{

//This guy just points to a collection property
public Expression<Func<UserProfile, IEnumerable<T>>> CollectionSelector { get; set; }
// This one points to a property of a member of that collection.
public Expression<Func<T, string>> CollectionPropertySelector { get; set; }


//This one does the heavy work of building a predicate based on a collection,   
//it's member property, operation type and a valaue
public System.Linq.Expressions.Expression<Func<Profile.UserProfile, bool>> GetFilterPredicateFor(FilterOperations operation, string value)
{
    var getExpressionBody = CollectionPropertySelector.Body as MemberExpression;
    if (getExpressionBody == null)
    {
        throw new Exception("getExpressionBody is not MemberExpression: " + CollectionPropertySelector.Body);
    }

    var propertyParameter = CollectionPropertySelector.Parameters[0];
    var collectionParameter = CollectionSelector.Parameters[0];
    var left = CollectionPropertySelector.Body;
    var right = Expression.Constant(value);

    // this is so far hardcoded, but might be changed later based on operation type  
    // as well as a "method" below
    var innerLambda = Expression.Equal(left, right);

    Expression<Func<T, bool>> innerFunction = Expression.Lambda<Func<T, bool>>(innerLambda, propertyParameter);
    // this is hadrcoded again, but maybe changed later when other type of operation will be needed
    var method = typeof(Enumerable).GetMethods().Where(m => m.Name == "Any" && m.GetParameters().Length == 2).Single().MakeGenericMethod(typeof(T));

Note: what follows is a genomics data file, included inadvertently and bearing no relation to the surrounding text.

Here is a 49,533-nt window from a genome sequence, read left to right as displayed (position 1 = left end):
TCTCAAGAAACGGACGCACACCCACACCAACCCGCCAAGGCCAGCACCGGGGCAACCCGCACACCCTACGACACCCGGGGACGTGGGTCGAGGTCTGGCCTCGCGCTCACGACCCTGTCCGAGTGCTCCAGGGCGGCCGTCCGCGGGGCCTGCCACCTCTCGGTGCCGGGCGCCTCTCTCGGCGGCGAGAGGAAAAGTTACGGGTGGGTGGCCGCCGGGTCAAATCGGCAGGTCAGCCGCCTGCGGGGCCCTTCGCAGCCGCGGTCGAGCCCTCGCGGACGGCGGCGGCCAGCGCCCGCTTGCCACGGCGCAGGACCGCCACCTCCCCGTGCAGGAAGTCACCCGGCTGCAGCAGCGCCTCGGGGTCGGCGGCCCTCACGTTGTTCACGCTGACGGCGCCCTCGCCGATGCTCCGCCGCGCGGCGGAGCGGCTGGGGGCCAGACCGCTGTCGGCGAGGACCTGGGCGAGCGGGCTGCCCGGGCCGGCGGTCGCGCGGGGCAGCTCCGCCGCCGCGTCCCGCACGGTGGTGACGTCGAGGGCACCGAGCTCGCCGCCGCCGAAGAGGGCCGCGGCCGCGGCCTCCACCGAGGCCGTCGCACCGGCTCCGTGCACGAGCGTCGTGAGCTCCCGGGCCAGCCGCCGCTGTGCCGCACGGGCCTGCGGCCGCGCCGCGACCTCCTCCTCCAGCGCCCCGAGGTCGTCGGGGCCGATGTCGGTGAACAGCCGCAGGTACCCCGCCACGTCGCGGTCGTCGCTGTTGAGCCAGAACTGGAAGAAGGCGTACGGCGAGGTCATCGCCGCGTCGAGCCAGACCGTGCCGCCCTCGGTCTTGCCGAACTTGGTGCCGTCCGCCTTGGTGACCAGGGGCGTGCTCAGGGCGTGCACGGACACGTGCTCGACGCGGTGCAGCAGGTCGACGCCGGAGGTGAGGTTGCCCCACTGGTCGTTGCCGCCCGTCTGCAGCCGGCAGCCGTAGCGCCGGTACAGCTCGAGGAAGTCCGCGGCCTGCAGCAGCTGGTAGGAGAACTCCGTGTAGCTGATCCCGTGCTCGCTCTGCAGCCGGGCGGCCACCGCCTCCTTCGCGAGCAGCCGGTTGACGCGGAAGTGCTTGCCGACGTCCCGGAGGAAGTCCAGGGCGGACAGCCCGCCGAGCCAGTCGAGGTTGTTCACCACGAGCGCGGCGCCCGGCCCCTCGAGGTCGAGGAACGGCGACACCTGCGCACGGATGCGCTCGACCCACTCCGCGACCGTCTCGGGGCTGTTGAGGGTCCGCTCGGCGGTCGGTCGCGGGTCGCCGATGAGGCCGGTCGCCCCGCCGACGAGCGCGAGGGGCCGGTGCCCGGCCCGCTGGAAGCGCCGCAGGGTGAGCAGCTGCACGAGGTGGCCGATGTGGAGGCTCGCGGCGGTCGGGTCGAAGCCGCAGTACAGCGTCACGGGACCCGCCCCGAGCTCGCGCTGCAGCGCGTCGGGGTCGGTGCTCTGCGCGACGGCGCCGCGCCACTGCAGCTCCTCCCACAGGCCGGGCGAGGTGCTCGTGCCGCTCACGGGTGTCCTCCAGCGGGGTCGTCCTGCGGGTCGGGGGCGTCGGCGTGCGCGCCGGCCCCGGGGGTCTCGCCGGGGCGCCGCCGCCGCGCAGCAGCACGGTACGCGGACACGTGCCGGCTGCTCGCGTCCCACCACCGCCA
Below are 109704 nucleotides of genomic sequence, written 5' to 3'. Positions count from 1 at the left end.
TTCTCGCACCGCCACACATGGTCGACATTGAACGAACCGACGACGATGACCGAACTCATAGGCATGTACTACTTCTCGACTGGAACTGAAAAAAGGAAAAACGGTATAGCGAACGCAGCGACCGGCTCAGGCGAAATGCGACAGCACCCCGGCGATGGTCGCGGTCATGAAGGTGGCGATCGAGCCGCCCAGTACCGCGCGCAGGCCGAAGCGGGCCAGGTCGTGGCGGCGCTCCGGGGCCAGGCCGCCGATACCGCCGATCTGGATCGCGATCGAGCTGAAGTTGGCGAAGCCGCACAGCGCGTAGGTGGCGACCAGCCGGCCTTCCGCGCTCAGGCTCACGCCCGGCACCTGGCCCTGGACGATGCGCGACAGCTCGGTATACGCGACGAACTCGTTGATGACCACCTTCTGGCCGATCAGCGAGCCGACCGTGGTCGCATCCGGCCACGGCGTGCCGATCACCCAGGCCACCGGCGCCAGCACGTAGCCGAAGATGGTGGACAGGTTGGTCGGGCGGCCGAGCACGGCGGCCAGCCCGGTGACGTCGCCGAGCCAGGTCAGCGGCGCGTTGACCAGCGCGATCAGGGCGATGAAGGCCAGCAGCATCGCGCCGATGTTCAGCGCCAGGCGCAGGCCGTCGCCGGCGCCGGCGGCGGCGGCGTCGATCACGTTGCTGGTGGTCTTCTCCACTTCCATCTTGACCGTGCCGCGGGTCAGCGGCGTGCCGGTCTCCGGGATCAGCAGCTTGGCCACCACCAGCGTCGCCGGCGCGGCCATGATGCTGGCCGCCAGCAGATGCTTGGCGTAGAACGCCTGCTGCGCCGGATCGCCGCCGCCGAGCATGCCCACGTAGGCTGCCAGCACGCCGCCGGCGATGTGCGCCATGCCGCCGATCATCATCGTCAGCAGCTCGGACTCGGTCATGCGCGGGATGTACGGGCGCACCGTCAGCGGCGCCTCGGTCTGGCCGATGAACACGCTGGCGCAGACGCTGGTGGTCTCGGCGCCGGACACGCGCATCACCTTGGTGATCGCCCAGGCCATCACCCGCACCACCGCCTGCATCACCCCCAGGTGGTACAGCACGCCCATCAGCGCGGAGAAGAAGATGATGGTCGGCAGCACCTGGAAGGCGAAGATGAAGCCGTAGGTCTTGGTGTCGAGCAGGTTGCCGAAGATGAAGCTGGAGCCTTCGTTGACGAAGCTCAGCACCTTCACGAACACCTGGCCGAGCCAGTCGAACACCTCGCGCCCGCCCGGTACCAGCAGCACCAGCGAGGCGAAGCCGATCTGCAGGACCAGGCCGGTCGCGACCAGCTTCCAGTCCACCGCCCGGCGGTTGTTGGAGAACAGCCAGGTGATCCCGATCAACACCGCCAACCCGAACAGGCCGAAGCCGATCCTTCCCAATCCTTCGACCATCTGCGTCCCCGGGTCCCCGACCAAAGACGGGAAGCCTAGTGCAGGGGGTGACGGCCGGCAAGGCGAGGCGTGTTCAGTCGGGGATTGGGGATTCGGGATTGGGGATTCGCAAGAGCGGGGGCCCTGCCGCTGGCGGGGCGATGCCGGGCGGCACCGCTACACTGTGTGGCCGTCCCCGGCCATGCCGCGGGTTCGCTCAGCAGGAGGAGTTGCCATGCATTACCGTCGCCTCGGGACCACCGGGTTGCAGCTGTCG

var outerLambda = Expression.Call(method, Expression.Property(collectionParameter, (CollectionSelector.Body as MemberExpression).Member as System.Reflection.PropertyInfo), innerFunction);

    var result = Expression.Lambda<Func<UserProfile, bool>>(outerLambda, collectionParameter);

    return result;

}

}
1
12/9/2013 12:41:45 PM

Popular Answer

You're almost done. Now you just need to do a little trick - wrap your CollectionPropertySelector lambda expression in the CollectionSelector lambda expression.

Expression<Func<TParent,bool>> Wrap<TParent,TElement>(Expression<Func<TParent, IEnumerable<TElement>>> collection, Expression<Func<TElement, bool>> isOne, Expression<Func<IEnumerable<TElement>, Func<TElement, bool>, bool>> isAny)
{
    var parent = Expression.Parameter(typeof(TParent), "parent");

    return 
        (Expression<Func<TParent, bool>>)Expression.Lambda
        (
            Expression.Invoke
            (
                isAny,
                Expression.Invoke
                (
                    collection,
                    parent
                ),
                isOne
            ),
            parent
        );
}

You may have to change this a bit to be used for your particular scenario, but the idea should be clear. My test looked basically like this:

var user = new User { Books = new List<string> { "Book 1", "Book 2" }};

var query = Wrap<User, string>(u => u.Books, b => b.Contains("Bookx"), (collection, condition) => collection.Any(condition));

So you specify the collection selector, predicate and predicate operator, and you're done.

I've written it as a generic method for clarity, but it's dynamic, not strongly typed in essence, so it should be pretty easy to change it to non-generic, if you need that.